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Wismar

Wismar is a smaller port and Hanseatic League city in northern Germany on the Baltic Sea, in the state of Mecklenburg-Vorpommern, about 45 km due east of Lübeck, and 30 km due north of Schwerin. Its natural harbor is well-protected by a promontory. Population: 48,800 (1997).

Wismar first appears in records in 1229. In 1259 it entered a pact with Lübeck and Rostock, intended to defend against the numerous Baltic sea pirates, which developed into the Hanseatic League. In 1648, with the Peace of Westphalia, it came under king of Sweden rule, and from 1653 was the seat of the highest court for that part of Sweden. The kings of Sweden took part in the Holy Roman Empire government. In 1803 Wismar was pawned to Mecklenburg, and in 1903 became again properly part of Mecklenburg.

Representative of Hanseatic League city brick construction as well as the Eastern German brick churches it received a place on the UNESCO list of World Heritage Sites.

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From the 1911 Encyclopaedia Britannica:

WISMAR, a seaport town of Germany, in the grand-duchy of Mecklenburg-Schwerin, situated on the Bay of Wismar, one of the best harbours on the Baltic, 20 m. by rail N. of Schwerin. Pop. (1905) 21,902. The town is well and regularly built, with broad and straight streets, and contains numerous handsome and quaint buildings in the northern Gothic style. The church of St Mary, a Gothic edifice of the I3th and 14th centuries, with a tower 260 ft. high, and the church of St Nicholas (1381-1460), with very lofty vaulting, are regarded as good examples of the influence exercised in these northern provinces by the large church of St Mary in Liibeck. The elegant cruciform church of St George dates from the I4th and 15th centuries. The Fiirstenhof, at one time a ducal residence, but now occupied by the municipal authorities, is a richly decorated specimen of the Italian early Renaissance style. Built in 1552-1565, it was restored in 1877-1879. The " Old School," dating from about 1300, has been restored, and is now occupied as a museum. The town hall (rebuilt in 1829) contains a collection of pictures. Among the manufactures of Wismar are iron, machinery, paper, roofing-felt and asphalt. There is a considerable trade, especially by sea, the exports including grain, oil-seeds and butter, and the imports coal, timber and iron. The harbour is deep enough to admit vessels of i7-ft. draught, and permits large steamers to unload along its quays. Two miles from Wismar lies the watering-place of Wendorf.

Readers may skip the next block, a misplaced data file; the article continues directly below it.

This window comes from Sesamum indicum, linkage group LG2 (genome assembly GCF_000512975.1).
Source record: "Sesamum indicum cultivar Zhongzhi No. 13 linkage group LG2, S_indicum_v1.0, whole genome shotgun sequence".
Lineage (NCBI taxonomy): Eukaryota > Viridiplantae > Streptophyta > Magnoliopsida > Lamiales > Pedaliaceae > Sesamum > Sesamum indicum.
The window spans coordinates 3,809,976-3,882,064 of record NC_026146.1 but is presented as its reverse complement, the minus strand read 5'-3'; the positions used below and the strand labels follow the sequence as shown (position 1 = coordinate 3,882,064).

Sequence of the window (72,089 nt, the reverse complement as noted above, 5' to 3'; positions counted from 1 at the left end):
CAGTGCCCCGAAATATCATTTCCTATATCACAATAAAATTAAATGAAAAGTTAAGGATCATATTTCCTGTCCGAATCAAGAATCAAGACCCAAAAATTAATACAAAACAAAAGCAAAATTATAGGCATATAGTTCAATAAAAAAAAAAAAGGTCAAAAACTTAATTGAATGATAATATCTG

Wismar is said to have received civic rights in 1229, and came into the possession of Mecklenburg in 1301. In the 13th and 14th centuries it was a flourishing Hanse town, with important woollen factories. Though a plague carried off 10,000 of the inhabitants in 1376, the town seems to have remained tolerably prosperous until the i6th century. By the peace of Westphalia in 1648 it passed to Sweden, with a lordship to which it gives its name. In 1803 Sweden pledged both town and lordship to Mecklenburg for 1,258,000 thalers, reserving, however, the right of redemption after 100 years. In view of this contingent right of Sweden, Wismar was not represented in the diet of Mecklenburg until 1897. In 1903 Sweden finally renounced its claims. Wismar still retains a few relics of its old liberties, including the right to fly its own flag.



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